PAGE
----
GSA Annual Meeting in Denver, Colorado, USA - 2016

Paper No. 152-12
Presentation Time: 9:00 AM-6:30 PM


COUPER, Samantha, NASH, Barbara P., STEARNS, Michael and FERNANDEZ, Diego P., Department of Geology and Geophysics, University of Utah, 115 S 1460 E, Room 383, Salt Lake City, UT 84112,

The laser-ablation split-stream technique allows for simultaneous measurement of Lu-Hf and U-Pb isotopes in zircon while consuming one sample volume, ensuring a direct relationship between crystallization age and Hf-isotope ratios. In this study, we describe a method for simultaneously measuring Lu-Hf and U-Pb isotopes on zircons using two multicollector mass spectrometers, a Thermo Scientific Neptune and a Neptune Plus, termed Dual Multicollector Laser-Ablation Split-Stream ICP-MS (DM-LASS-ICP-MS). Heretofore, the Hf–U-Pb split-stream technique has utilized either a quadrupole or single-collector ICP-MS to measure the U-Pb isotopic ratios; the use of two multicollectors is thus far unique and static, rather than dynamic, counting increases the precision on simultaneous measurements of U-Pb and Hf isotopes. DM-LASS-ICP-MS has a ~2% and 1.1 ± 0.3% 2 S.D. reproducibility for U-Pb and εHf, respectively, demonstrated by long-term analysis of five natural zircons (91500, Plešovice, Mudtank, Temora-2, R33) and three synthetic zircons. A 53 µm diameter laser spot was used after many trials with several different beam sizes. The larger beam size sacrifices some spatial resolution for improved precision in the isotopic measurements.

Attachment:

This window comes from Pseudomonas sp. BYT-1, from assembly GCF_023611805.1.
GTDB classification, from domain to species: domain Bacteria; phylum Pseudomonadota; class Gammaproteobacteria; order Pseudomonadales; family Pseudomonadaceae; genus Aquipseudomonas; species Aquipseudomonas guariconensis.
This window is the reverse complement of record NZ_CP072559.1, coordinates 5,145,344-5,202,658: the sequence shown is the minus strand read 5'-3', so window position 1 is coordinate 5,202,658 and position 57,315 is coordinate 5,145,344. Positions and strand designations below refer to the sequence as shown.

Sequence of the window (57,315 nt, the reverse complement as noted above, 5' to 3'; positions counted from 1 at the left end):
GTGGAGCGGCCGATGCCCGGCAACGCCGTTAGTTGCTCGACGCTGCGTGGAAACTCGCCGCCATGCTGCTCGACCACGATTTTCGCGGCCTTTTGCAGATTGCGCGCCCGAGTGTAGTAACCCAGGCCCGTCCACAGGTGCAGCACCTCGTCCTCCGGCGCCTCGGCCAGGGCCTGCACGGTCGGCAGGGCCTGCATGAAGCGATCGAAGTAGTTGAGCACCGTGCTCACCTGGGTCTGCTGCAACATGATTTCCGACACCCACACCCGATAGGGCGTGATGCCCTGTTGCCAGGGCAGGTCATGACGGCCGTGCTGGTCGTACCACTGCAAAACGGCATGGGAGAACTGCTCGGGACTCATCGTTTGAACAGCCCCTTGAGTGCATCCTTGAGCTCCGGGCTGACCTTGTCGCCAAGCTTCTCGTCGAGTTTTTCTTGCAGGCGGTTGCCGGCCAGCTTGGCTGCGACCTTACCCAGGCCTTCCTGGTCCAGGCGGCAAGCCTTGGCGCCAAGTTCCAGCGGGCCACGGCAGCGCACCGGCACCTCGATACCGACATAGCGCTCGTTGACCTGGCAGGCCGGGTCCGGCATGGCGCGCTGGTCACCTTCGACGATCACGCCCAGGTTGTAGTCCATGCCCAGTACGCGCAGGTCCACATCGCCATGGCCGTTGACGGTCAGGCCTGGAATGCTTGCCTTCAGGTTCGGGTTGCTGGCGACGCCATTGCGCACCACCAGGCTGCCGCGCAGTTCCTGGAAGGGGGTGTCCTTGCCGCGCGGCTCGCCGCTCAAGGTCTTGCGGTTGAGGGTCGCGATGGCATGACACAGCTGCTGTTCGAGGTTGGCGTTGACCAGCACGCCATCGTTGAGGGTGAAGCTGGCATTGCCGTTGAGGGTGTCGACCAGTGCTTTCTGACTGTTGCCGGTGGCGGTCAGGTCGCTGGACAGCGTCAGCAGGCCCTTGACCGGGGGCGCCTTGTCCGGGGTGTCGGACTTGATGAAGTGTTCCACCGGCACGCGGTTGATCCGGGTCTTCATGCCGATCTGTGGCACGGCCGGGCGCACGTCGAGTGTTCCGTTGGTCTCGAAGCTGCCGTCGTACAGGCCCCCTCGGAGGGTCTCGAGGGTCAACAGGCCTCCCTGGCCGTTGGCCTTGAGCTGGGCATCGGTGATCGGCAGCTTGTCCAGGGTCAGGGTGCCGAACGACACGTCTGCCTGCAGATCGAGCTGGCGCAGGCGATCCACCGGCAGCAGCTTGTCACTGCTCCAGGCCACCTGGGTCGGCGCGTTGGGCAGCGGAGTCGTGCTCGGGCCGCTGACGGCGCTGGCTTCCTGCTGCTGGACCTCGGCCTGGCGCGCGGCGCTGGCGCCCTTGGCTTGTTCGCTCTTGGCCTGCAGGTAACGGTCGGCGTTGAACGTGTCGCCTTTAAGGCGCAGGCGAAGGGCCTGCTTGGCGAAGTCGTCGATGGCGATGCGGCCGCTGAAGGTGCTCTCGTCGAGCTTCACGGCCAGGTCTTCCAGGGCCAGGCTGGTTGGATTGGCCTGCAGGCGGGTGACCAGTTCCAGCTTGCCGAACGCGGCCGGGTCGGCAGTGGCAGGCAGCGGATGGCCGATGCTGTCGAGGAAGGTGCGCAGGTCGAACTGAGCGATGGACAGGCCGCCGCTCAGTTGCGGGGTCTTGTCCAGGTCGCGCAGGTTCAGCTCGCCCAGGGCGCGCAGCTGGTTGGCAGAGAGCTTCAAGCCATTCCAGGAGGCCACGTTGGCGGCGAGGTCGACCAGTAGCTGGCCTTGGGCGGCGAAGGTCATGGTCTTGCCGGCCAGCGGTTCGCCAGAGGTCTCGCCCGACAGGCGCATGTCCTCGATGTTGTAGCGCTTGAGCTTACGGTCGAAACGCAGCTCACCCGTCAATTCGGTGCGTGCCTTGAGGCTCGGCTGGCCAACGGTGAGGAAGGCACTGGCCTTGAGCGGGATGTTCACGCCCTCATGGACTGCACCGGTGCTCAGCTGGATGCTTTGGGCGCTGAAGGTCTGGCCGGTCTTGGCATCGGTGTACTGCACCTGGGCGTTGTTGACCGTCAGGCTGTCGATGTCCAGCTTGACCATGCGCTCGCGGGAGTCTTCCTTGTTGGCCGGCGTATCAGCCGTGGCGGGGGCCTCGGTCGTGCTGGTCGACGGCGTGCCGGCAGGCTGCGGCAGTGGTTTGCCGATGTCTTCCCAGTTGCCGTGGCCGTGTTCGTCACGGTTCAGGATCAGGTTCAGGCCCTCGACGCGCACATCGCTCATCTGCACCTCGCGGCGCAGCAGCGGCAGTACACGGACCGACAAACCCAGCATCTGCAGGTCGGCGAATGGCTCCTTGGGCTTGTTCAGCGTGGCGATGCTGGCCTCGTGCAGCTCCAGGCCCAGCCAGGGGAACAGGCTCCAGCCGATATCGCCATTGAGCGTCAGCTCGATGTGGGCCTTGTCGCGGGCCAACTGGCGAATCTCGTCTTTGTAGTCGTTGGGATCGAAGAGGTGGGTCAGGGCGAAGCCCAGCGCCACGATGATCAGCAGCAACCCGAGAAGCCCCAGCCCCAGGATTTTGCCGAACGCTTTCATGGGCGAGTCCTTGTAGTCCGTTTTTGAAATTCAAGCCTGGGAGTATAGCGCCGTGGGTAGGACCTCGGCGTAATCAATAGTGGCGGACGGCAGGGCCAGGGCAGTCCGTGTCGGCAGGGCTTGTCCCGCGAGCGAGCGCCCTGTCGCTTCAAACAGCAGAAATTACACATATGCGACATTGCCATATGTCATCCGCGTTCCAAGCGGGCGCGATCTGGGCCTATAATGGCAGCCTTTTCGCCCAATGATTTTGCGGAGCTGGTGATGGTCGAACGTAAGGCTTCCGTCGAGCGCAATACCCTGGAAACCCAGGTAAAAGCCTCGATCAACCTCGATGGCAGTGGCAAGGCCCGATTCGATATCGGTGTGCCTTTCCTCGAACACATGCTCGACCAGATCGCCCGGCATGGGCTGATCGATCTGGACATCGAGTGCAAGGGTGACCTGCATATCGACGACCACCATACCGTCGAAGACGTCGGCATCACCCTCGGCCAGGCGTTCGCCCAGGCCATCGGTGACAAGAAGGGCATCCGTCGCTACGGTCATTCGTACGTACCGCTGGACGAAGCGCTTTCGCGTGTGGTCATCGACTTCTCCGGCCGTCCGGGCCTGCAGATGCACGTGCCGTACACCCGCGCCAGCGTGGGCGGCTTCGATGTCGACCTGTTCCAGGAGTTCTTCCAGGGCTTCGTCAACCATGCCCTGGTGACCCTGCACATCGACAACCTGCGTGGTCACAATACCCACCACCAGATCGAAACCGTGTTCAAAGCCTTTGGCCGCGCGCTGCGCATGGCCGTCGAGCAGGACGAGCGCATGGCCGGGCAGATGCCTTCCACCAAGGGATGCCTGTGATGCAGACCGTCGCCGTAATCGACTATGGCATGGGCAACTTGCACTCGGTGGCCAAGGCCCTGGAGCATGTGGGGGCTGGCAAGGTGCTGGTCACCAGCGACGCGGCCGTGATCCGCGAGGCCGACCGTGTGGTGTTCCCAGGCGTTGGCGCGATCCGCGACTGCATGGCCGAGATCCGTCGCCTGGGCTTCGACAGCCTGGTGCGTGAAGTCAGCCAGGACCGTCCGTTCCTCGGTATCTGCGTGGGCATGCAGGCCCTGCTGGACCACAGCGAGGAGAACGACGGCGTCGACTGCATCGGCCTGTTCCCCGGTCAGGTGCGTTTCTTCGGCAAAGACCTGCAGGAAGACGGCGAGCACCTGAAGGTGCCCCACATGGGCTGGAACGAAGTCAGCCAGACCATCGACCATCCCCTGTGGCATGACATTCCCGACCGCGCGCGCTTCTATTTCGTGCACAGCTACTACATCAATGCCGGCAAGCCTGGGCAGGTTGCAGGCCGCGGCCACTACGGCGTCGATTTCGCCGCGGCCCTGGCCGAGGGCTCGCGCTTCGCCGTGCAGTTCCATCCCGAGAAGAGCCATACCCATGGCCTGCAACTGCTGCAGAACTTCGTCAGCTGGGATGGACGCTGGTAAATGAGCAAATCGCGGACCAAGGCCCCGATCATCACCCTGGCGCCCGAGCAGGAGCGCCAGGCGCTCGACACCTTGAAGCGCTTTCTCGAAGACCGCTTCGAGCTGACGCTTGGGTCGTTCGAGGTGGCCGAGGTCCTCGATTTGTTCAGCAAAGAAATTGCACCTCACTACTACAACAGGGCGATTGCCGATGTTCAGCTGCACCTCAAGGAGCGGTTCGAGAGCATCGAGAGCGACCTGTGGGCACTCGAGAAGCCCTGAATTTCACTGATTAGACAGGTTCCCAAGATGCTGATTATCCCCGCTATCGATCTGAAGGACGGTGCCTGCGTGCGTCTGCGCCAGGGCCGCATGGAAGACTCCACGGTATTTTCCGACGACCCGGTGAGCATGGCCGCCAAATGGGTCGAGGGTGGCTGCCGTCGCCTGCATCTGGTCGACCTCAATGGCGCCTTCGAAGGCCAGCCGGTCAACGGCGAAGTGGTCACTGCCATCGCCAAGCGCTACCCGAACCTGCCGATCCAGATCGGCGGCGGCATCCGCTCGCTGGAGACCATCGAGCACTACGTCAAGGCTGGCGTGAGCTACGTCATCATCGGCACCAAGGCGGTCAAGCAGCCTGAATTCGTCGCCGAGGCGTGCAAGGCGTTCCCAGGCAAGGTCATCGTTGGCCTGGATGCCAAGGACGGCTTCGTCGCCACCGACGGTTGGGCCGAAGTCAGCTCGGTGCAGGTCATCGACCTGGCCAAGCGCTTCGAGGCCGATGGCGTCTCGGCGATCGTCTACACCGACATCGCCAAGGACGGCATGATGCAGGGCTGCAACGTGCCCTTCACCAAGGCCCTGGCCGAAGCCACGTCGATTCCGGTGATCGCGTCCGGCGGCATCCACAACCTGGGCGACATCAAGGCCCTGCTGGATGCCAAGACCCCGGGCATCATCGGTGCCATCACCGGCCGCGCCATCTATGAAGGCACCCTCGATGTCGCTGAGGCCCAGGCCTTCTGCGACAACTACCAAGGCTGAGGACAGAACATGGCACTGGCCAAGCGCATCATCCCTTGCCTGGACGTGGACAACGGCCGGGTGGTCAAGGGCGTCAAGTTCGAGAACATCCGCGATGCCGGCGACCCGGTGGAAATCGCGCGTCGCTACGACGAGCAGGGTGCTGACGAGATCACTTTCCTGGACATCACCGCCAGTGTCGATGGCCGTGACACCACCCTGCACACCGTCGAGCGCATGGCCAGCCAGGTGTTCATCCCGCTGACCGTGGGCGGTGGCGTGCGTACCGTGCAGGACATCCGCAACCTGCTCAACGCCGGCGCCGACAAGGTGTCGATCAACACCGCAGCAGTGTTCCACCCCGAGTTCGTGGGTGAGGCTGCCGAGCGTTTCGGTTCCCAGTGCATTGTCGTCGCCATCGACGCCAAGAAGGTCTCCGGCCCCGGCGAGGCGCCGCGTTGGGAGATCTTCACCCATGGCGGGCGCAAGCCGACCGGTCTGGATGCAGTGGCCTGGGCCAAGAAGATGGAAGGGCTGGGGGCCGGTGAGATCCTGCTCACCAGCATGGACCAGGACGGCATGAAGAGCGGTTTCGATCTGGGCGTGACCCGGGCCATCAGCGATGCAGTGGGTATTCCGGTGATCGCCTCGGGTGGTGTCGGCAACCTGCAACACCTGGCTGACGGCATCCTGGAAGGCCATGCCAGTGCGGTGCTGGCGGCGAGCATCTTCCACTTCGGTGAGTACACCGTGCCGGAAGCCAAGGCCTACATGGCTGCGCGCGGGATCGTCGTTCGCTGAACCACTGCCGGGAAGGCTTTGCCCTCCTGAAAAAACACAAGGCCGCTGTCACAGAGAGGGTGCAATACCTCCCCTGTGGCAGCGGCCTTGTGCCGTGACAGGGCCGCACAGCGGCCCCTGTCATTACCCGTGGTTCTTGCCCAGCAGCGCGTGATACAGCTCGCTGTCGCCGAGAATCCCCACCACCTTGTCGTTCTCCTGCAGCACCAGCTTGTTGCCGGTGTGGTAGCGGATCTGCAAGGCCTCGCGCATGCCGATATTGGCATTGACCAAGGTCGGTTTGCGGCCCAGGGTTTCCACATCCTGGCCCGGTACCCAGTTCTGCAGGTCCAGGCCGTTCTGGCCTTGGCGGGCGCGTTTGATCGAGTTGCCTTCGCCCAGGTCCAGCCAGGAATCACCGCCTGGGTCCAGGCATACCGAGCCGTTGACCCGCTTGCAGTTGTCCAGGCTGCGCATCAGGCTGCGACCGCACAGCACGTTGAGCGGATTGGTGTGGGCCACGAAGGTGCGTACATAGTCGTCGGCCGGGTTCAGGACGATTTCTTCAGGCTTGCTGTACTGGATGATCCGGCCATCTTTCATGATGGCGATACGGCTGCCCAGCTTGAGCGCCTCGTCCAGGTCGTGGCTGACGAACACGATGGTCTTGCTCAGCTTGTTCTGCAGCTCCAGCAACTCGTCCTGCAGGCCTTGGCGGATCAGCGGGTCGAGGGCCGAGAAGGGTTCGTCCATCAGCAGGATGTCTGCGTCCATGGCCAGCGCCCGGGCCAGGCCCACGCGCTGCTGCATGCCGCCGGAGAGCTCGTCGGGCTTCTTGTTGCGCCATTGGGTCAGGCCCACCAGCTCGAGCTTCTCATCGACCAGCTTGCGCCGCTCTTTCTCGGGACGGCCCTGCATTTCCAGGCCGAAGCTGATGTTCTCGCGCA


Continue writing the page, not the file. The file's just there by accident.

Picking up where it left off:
This technique was applied to zircons in rhyolites of the Bruneau-Jarbidge volcanic center. Located in the central Snake River Plain of Idaho, the Bruneau-Jarbidge center is an expression of the Yellowstone hotspot (YHS), and was active from 12.7–8.0 Ma. Rhyolite magmas of the YHS erupted over its 16 million-year history contain zircons exhibiting a wide range of εHf values (+10 to -40) that span the entire terrestrial array. Zircons from the Bruneau Jarbidge volcanic center exhibit a more narrow range in εHf from -1.5 to -15, recording a period interpreted as increased basaltic input and suppression of a strong Archean crustal signature that is associated with increased melt production. Abundant antecrysts, comprising ~75% of analyzed spots and dating back to 15 Ma, offer insight into a two-million-year regime of partial melting of the crust prior to the generation of magma volumes of sufficient size to produce the 10 large-volume silicic ignimbrites of the Cougar Point Tuff and subsequent voluminous rhyolite lava flows.